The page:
Bars throughout the county welcomed Gov. DeSantis to allow them to re-open Friday, at no more than 50 percent capacity, but they know it will be a while before things return to normal.

During the closure, which began March 17, High Five Dive Bar in Apalachicola added new tables in the courtyard, and two more out front, to prepare for the re-opening.

“The renovations I did should allow plenty of room since everything is not so packed in there,” said owner Ronnie Jones.

“We got a ton of Clorox wipes to keep everything wiped down, and disposable plastic cups to be discarded after each use,” he said. “The doors will be open so no need to touch them and the fresh air will flow through so the bar is pretty much fully open air.”

Jones said he’ll continue to offer live music, but they’ll be mostly single acoustic acts. “At 50 percent capacity I can't pay for the big bands plus trying to keep the crowd down is easier.”

While you’ll see lots of hand sanitizer available when they’re open Wednesday through Sunday, you may not see masks. “Masks are optional as the only people who work there are close family,” he said.

At the Apalachicola Ice Company around the corner, expect all staff will be masked, which is recommended but not mandated by the state.

“Staff are the ones who break the microbial bubble of every patron,” said owner Erin Frost. “It would be irresponsible of us not to take that precaution so that our patrons' social distancing efforts aren't completely destroyed by us every time we serve them.

“We're being careful to start, as we want to gauge the safety of the bar scene first and foremost. And we're also financially strained,” she said. “Next weekend we have bands booked, and hope between now and then would be enough time for us to get precautions and crowd control figured out.”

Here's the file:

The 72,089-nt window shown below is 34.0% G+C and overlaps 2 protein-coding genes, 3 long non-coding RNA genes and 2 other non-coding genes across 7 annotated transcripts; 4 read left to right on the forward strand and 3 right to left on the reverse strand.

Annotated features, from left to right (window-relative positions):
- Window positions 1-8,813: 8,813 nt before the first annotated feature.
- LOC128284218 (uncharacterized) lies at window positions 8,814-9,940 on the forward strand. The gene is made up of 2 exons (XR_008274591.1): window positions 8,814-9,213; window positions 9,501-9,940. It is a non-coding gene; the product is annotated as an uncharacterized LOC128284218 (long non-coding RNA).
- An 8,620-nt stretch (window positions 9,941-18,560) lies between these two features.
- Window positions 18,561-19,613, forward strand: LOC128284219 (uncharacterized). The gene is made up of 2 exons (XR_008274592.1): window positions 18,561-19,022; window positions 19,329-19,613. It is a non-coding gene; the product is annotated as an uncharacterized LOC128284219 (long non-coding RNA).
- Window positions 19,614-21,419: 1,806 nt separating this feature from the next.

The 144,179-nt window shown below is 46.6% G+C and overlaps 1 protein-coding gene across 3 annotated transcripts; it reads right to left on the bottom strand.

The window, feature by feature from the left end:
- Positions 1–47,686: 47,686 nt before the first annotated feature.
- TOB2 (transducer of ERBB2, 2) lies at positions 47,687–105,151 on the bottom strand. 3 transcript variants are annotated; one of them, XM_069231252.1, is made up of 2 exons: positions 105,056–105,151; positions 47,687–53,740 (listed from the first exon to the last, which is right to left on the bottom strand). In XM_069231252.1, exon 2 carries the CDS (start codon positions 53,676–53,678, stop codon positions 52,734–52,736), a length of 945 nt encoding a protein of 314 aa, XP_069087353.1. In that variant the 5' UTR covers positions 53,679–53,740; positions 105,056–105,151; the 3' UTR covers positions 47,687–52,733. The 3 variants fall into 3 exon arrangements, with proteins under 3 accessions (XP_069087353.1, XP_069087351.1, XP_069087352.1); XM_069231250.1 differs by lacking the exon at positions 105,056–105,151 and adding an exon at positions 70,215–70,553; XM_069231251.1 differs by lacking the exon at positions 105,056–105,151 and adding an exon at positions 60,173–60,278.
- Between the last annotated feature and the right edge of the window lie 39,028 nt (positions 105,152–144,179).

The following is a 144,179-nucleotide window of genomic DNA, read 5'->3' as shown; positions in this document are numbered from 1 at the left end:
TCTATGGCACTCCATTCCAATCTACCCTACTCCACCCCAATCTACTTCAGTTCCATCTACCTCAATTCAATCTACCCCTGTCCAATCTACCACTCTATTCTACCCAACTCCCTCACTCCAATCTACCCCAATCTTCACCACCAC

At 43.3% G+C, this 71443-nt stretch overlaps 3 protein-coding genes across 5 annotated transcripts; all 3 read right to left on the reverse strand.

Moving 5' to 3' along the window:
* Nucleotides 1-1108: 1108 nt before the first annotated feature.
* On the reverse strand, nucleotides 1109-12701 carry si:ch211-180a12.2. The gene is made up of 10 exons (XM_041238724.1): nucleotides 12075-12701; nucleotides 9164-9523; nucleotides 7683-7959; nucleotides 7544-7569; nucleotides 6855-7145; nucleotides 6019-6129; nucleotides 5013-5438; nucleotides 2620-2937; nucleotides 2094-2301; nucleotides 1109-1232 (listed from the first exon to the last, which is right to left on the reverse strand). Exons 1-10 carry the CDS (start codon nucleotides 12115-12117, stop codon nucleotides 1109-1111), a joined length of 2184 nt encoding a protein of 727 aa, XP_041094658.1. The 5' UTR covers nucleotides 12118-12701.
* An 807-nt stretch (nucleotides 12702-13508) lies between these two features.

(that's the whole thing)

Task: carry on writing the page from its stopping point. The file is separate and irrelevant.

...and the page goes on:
Frost said the closure has been difficult on the business. “We lost our biggest holiday of the year, St. Patrick’s Day, and the entirety of our busiest season too,” she said. “We're opening at a bigger deficit than both our initial startup and Hurricane Michael. It's going to be a long road back.”

A dental hygienist by profession, Frost said the bar is committed to the new rules,. “We don't want to be a part of the problem. This pandemic isn't over,” she said. “None of us can afford to be shut down a second time. But if we all don't take some responsibility, that's something that could definitely happen.

“The state says 50 percent capacity and still recommends social distancing,” Frost said. “We're going to do everything we can to facilitate that. Thankfully we are a very large place, mostly open air.”

She said there will be plenty of hand sanitizer readily available, and Clorox wipes for pool cues, and other surfaces. “It's the best we can do. Hopefully it's enough,” Frost said. “Gulf County had their first case of local transmission.

“It's going to happen here, we just have to be diligent in trying to mitigate the impact,” she said.